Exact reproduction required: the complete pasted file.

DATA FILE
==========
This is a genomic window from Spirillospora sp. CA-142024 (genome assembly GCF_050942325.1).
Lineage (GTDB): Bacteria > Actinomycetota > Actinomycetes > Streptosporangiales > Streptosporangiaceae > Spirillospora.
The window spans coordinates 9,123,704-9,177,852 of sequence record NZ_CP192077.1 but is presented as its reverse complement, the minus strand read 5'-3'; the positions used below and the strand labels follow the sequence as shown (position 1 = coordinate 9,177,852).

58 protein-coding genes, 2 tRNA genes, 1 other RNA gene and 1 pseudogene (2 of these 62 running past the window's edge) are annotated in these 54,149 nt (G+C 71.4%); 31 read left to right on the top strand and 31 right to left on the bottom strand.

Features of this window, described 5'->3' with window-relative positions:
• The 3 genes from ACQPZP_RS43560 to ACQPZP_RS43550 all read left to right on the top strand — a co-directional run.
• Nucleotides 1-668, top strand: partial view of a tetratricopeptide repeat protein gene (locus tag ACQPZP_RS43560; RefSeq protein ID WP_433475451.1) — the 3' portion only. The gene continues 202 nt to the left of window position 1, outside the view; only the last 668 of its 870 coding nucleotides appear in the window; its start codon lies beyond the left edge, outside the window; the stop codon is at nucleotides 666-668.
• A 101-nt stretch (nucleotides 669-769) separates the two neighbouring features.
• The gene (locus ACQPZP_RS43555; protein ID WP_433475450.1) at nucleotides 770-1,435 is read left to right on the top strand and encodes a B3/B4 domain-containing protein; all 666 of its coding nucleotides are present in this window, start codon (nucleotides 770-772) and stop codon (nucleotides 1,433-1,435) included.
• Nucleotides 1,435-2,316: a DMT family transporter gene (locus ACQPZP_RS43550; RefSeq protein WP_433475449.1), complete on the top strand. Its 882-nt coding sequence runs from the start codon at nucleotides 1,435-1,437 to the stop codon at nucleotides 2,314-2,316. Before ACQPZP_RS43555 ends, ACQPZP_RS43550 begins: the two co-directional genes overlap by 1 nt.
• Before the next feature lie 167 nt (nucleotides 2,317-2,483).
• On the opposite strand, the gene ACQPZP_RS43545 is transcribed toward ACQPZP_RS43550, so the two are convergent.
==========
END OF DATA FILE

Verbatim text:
This is a genomic window from Spirillospora sp. CA-142024 (genome assembly GCF_050942325.1).
Lineage (GTDB): Bacteria > Actinomycetota > Actinomycetes > Streptosporangiales > Streptosporangiaceae > Spirillospora.
The window spans coordinates 9,123,704-9,177,852 of sequence record NZ_CP192077.1 but is presented as its reverse complement, the minus strand read 5'-3'; the positions used below and the strand labels follow the sequence as shown (position 1 = coordinate 9,177,852).

58 protein-coding genes, 2 tRNA genes, 1 other RNA gene and 1 pseudogene (2 of these 62 running past the window's edge) are annotated in these 54,149 nt (G+C 71.4%); 31 read left to right on the top strand and 31 right to left on the bottom strand.

Features of this window, described 5'->3' with window-relative positions:
• The 3 genes from ACQPZP_RS43560 to ACQPZP_RS43550 all read left to right on the top strand — a co-directional run.
• Nucleotides 1-668, top strand: partial view of a tetratricopeptide repeat protein gene (locus tag ACQPZP_RS43560; RefSeq protein ID WP_433475451.1) — the 3' portion only. The gene continues 202 nt to the left of window position 1, outside the view; only the last 668 of its 870 coding nucleotides appear in the window; its start codon lies beyond the left edge, outside the window; the stop codon is at nucleotides 666-668.
• A 101-nt stretch (nucleotides 669-769) separates the two neighbouring features.
• The gene (locus ACQPZP_RS43555; protein ID WP_433475450.1) at nucleotides 770-1,435 is read left to right on the top strand and encodes a B3/B4 domain-containing protein; all 666 of its coding nucleotides are present in this window, start codon (nucleotides 770-772) and stop codon (nucleotides 1,433-1,435) included.
• Nucleotides 1,435-2,316: a DMT family transporter gene (locus ACQPZP_RS43550; RefSeq protein WP_433475449.1), complete on the top strand. Its 882-nt coding sequence runs from the start codon at nucleotides 1,435-1,437 to the stop codon at nucleotides 2,314-2,316. Before ACQPZP_RS43555 ends, ACQPZP_RS43550 begins: the two co-directional genes overlap by 1 nt.
• Before the next feature lie 167 nt (nucleotides 2,317-2,483).
• On the opposite strand, the gene ACQPZP_RS43545 is transcribed toward ACQPZP_RS43550, so the two are convergent.